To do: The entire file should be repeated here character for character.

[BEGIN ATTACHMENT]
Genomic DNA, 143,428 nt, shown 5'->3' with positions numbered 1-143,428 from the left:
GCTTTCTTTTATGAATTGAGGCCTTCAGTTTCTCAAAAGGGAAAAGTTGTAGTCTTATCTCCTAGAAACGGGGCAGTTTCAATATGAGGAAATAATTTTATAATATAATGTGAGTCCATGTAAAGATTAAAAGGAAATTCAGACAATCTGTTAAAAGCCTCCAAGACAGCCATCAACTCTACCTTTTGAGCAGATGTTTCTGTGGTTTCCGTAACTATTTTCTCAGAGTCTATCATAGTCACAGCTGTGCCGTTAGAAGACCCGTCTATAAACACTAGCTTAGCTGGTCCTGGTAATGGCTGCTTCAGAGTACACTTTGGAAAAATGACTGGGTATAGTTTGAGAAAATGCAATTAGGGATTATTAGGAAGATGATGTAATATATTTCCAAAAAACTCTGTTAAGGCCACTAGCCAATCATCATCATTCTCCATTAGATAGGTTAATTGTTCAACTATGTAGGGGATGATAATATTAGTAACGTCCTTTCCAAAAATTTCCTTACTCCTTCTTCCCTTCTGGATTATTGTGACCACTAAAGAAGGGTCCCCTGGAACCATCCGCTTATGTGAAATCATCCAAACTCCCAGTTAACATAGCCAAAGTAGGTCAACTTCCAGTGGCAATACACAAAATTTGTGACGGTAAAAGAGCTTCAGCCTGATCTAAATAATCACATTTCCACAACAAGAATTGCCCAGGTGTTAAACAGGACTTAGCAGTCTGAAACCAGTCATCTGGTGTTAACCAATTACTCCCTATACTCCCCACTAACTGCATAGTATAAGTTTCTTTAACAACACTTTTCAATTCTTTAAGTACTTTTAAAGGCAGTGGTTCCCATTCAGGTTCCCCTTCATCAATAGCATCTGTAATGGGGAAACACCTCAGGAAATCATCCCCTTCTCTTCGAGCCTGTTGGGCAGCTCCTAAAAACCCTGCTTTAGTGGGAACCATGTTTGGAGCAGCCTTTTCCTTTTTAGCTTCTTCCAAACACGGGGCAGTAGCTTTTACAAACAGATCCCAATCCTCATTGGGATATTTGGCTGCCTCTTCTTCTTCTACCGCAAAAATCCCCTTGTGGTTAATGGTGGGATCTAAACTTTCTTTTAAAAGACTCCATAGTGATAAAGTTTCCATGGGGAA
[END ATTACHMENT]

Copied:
Genomic DNA, 143,428 nt, shown 5'->3' with positions numbered 1-143,428 from the left:
GCTTTCTTTTATGAATTGAGGCCTTCAGTTTCTCAAAAGGGAAAAGTTGTAGTCTTATCTCCTAGAAACGGGGCAGTTTCAATATGAGGAAATAATTTTATAATATAATGTGAGTCCATGTAAAGATTAAAAGGAAATTCAGACAATCTGTTAAAAGCCTCCAAGACAGCCATCAACTCTACCTTTTGAGCAGATGTTTCTGTGGTTTCCGTAACTATTTTCTCAGAGTCTATCATAGTCACAGCTGTGCCGTTAGAAGACCCGTCTATAAACACTAGCTTAGCTGGTCCTGGTAATGGCTGCTTCAGAGTACACTTTGGAAAAATGACTGGGTATAGTTTGAGAAAATGCAATTAGGGATTATTAGGAAGATGATGTAATATATTTCCAAAAAACTCTGTTAAGGCCACTAGCCAATCATCATCATTCTCCATTAGATAGGTTAATTGTTCAACTATGTAGGGGATGATAATATTAGTAACGTCCTTTCCAAAAATTTCCTTACTCCTTCTTCCCTTCTGGATTATTGTGACCACTAAAGAAGGGTCCCCTGGAACCATCCGCTTATGTGAAATCATCCAAACTCCCAGTTAACATAGCCAAAGTAGGTCAACTTCCAGTGGCAATACACAAAATTTGTGACGGTAAAAGAGCTTCAGCCTGATCTAAATAATCACATTTCCACAACAAGAATTGCCCAGGTGTTAAACAGGACTTAGCAGTCTGAAACCAGTCATCTGGTGTTAACCAATTACTCCCTATACTCCCCACTAACTGCATAGTATAAGTTTCTTTAACAACACTTTTCAATTCTTTAAGTACTTTTAAAGGCAGTGGTTCCCATTCAGGTTCCCCTTCATCAATAGCATCTGTAATGGGGAAACACCTCAGGAAATCATCCCCTTCTCTTCGAGCCTGTTGGGCAGCTCCTAAAAACCCTGCTTTAGTGGGAACCATGTTTGGAGCAGCCTTTTCCTTTTTAGCTTCTTCCAAACACGGGGCAGTAGCTTTTACAAACAGATCCCAATCCTCATTGGGATATTTGGCTGCCTCTTCTTCTTCTACCGCAAAAATCCCCTTGTGGTTAATGGTGGGATCTAAACTTTCTTTTAAAAGACTCCATAGTGATAAAGTTTCCATGGGGAA